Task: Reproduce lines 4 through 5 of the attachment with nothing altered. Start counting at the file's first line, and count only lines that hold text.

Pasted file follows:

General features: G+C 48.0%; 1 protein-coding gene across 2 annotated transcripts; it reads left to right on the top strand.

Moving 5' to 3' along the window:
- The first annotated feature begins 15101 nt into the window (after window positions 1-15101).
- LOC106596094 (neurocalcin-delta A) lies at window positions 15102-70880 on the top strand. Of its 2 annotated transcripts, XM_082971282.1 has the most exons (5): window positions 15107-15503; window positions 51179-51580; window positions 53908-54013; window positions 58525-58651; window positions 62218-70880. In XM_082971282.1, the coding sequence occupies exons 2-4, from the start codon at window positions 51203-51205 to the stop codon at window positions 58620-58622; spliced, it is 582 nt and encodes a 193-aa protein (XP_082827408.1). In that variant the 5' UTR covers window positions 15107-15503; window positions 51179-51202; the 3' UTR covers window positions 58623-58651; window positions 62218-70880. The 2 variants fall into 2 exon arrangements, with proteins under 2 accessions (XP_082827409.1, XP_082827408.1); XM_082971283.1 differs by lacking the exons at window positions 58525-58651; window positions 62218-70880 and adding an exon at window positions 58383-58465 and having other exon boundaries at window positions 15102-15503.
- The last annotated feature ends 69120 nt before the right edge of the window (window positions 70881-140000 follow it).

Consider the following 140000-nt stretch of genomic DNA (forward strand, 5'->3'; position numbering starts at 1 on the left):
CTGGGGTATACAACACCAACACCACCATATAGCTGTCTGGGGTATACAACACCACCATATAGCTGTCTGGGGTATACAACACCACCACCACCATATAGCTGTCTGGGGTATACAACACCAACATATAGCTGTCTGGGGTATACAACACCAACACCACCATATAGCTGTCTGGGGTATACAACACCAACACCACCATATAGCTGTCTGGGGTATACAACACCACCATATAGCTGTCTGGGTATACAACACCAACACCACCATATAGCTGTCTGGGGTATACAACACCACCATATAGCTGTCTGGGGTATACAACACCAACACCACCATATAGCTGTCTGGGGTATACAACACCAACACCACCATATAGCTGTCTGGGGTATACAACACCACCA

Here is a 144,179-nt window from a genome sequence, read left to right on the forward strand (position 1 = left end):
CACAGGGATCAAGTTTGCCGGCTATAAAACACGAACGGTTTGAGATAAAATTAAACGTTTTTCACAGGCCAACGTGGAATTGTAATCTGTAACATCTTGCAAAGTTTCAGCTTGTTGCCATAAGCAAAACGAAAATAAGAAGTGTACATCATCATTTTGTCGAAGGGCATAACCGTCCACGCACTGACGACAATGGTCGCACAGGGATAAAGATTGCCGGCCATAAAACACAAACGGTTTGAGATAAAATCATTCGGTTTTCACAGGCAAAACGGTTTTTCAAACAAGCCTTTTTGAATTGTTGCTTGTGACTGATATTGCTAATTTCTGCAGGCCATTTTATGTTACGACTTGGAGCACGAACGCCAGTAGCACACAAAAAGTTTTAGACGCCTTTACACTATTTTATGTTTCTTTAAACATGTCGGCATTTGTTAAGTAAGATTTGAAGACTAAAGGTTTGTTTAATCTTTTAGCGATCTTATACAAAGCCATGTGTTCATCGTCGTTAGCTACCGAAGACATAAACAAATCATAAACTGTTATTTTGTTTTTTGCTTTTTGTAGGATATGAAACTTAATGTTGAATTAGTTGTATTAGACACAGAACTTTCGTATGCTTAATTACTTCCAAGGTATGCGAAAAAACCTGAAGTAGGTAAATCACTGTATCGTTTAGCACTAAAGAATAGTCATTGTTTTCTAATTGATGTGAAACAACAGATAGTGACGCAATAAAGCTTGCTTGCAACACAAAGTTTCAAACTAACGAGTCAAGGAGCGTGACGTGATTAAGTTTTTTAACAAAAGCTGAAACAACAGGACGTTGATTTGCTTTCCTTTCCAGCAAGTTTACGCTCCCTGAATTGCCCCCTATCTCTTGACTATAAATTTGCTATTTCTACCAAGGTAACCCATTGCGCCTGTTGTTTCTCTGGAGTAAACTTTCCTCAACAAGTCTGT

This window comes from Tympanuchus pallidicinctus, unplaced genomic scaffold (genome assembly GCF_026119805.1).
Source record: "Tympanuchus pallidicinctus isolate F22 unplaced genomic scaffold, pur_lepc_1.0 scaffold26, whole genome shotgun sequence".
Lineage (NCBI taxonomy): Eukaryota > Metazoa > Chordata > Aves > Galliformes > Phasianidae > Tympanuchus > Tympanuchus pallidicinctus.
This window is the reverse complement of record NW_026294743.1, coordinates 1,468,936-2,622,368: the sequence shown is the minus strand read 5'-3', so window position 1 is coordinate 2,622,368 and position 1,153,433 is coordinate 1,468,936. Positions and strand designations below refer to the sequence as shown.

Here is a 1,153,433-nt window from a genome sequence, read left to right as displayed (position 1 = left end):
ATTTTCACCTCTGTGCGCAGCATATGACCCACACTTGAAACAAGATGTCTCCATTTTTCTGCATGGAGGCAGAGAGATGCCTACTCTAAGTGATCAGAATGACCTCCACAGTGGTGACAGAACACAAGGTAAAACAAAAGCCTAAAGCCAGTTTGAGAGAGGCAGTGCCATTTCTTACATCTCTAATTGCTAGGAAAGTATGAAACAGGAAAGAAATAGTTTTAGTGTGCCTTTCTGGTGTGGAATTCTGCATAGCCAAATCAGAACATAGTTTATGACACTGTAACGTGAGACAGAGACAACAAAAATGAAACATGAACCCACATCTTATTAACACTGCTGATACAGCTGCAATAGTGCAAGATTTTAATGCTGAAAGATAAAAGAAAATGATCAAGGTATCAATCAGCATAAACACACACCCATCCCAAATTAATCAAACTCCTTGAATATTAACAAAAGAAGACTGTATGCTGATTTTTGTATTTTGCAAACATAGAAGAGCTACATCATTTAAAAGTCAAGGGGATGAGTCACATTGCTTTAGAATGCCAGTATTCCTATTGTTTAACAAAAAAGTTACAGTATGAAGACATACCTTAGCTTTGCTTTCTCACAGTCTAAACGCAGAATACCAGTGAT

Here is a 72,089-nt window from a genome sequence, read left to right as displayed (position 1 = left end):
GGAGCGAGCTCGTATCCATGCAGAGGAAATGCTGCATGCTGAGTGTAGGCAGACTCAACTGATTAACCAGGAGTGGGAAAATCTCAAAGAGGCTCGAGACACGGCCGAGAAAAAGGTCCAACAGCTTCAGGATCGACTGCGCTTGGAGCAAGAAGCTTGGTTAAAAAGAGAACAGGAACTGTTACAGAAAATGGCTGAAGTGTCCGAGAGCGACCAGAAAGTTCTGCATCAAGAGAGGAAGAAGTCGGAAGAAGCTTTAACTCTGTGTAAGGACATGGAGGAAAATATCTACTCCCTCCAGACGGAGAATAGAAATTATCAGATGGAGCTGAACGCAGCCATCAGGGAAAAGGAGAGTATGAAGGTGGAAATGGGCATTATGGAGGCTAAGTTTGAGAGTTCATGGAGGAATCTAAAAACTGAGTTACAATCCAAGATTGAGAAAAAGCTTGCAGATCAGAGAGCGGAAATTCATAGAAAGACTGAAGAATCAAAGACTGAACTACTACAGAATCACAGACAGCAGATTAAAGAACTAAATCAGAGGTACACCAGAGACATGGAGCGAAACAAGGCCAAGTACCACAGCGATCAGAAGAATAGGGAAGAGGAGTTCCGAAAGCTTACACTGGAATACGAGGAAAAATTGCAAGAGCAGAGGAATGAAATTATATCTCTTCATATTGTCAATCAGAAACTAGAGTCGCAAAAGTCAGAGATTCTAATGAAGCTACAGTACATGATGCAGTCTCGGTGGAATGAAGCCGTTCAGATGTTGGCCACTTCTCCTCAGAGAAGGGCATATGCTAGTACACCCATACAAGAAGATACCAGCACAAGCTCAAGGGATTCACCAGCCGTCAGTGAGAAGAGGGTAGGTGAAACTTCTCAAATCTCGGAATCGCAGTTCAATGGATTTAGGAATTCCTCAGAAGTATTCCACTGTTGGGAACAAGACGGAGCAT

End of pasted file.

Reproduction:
- LOC106596094 (neurocalcin-delta A) lies at window positions 15102-70880 on the top strand. Of its 2 annotated transcripts, XM_082971282.1 has the most exons (5): window positions 15107-15503; window positions 51179-51580; window positions 53908-54013; window positions 58525-58651; window positions 62218-70880. In XM_082971282.1, the coding sequence occupies exons 2-4, from the start codon at window positions 51203-51205 to the stop codon at window positions 58620-58622; spliced, it is 582 nt and encodes a 193-aa protein (XP_082827408.1). In that variant the 5' UTR covers window positions 15107-15503; window positions 51179-51202; the 3' UTR covers window positions 58623-58651; window positions 62218-70880. The 2 variants fall into 2 exon arrangements, with proteins under 2 accessions (XP_082827409.1, XP_082827408.1); XM_082971283.1 differs by lacking the exons at window positions 58525-58651; window positions 62218-70880 and adding an exon at window positions 58383-58465 and having other exon boundaries at window positions 15102-15503.
- The last annotated feature ends 69120 nt before the right edge of the window (window positions 70881-140000 follow it).